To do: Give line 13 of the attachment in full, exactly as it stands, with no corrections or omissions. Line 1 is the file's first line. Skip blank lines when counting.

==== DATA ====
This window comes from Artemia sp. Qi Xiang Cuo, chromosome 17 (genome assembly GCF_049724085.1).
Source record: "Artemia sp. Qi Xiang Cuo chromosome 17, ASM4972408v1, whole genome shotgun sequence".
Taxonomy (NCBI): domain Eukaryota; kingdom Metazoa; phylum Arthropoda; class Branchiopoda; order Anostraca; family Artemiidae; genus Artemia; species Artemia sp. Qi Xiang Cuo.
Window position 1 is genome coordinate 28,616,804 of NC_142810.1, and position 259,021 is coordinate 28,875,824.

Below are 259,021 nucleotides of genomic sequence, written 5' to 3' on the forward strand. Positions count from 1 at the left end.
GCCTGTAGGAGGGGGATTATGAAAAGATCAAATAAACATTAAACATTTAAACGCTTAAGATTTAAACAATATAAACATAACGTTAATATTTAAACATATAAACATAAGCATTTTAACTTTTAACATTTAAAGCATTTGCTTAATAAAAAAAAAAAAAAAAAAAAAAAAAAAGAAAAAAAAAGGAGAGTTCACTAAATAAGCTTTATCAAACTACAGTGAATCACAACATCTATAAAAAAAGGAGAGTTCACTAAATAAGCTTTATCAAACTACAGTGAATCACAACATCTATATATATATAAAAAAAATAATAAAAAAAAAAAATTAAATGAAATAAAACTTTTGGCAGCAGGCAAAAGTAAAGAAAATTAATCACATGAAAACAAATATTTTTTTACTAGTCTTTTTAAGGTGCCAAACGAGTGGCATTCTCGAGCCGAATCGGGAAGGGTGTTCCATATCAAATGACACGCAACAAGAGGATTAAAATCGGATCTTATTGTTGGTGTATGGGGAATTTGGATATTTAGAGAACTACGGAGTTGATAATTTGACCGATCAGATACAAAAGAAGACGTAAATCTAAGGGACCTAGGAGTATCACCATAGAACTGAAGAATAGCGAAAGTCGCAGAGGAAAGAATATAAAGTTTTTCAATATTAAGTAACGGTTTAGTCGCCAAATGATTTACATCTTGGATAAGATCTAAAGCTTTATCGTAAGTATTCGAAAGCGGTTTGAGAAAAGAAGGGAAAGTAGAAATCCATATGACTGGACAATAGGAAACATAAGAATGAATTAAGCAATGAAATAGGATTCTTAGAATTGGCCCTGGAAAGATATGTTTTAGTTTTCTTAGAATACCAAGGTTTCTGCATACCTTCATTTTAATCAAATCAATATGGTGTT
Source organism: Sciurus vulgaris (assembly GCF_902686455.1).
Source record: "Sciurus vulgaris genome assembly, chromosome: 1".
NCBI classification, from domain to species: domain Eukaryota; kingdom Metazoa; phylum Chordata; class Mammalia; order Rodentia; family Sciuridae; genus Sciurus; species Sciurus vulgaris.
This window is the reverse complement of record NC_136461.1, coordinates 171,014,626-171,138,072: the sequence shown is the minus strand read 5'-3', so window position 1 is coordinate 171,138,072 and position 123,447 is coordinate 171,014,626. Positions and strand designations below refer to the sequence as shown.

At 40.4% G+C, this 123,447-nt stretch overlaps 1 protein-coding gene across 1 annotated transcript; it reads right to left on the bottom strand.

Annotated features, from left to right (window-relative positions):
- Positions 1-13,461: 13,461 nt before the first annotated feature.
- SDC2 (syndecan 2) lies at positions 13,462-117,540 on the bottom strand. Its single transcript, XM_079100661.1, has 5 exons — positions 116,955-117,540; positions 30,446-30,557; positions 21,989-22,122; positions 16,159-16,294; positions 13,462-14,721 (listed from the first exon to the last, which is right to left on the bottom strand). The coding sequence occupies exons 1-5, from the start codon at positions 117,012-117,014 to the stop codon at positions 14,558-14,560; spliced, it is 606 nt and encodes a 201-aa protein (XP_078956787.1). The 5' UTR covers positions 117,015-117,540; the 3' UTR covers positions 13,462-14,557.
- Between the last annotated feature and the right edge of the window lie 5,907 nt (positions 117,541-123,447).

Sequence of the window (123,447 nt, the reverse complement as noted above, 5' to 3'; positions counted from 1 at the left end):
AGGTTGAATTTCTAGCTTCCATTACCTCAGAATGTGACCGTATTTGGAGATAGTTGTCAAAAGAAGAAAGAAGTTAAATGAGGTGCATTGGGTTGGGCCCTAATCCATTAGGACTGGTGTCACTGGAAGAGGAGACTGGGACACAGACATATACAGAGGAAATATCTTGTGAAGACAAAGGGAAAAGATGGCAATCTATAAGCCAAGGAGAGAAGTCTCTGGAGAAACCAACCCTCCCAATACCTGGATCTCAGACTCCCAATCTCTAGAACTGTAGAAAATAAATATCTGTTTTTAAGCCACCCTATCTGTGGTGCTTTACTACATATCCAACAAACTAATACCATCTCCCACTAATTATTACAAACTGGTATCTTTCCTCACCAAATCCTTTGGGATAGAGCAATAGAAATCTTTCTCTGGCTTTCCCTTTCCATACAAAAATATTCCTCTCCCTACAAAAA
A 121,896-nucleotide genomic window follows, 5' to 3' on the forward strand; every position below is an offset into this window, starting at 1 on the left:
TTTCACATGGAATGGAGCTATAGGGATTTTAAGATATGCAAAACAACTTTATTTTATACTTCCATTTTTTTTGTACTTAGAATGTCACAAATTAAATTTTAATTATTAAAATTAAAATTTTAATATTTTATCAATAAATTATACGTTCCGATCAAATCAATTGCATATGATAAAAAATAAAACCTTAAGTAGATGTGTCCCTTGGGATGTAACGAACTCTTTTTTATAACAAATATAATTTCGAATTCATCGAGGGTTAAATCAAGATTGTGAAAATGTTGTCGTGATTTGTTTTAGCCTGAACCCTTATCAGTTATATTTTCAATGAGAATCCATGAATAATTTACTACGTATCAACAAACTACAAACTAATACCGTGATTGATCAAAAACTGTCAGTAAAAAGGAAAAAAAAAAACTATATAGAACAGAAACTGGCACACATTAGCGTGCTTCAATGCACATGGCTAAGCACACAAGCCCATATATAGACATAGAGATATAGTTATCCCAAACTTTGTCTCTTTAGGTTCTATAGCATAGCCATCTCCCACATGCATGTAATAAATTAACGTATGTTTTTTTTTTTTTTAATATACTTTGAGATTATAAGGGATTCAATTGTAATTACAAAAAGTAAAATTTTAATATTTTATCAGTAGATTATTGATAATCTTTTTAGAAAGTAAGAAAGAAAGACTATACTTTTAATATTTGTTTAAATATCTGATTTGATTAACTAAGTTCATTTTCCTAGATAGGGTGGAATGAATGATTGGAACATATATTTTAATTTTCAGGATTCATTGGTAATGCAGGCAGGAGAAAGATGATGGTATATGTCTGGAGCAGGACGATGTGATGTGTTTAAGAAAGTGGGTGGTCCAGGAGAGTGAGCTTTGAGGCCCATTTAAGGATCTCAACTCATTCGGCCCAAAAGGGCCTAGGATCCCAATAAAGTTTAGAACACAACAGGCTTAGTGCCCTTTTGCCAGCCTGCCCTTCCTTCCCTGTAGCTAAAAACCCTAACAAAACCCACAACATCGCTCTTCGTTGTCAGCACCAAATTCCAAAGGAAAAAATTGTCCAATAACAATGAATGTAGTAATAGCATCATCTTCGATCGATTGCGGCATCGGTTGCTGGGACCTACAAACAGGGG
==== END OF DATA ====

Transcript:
- Positions 1-13,461: 13,461 nt before the first annotated feature.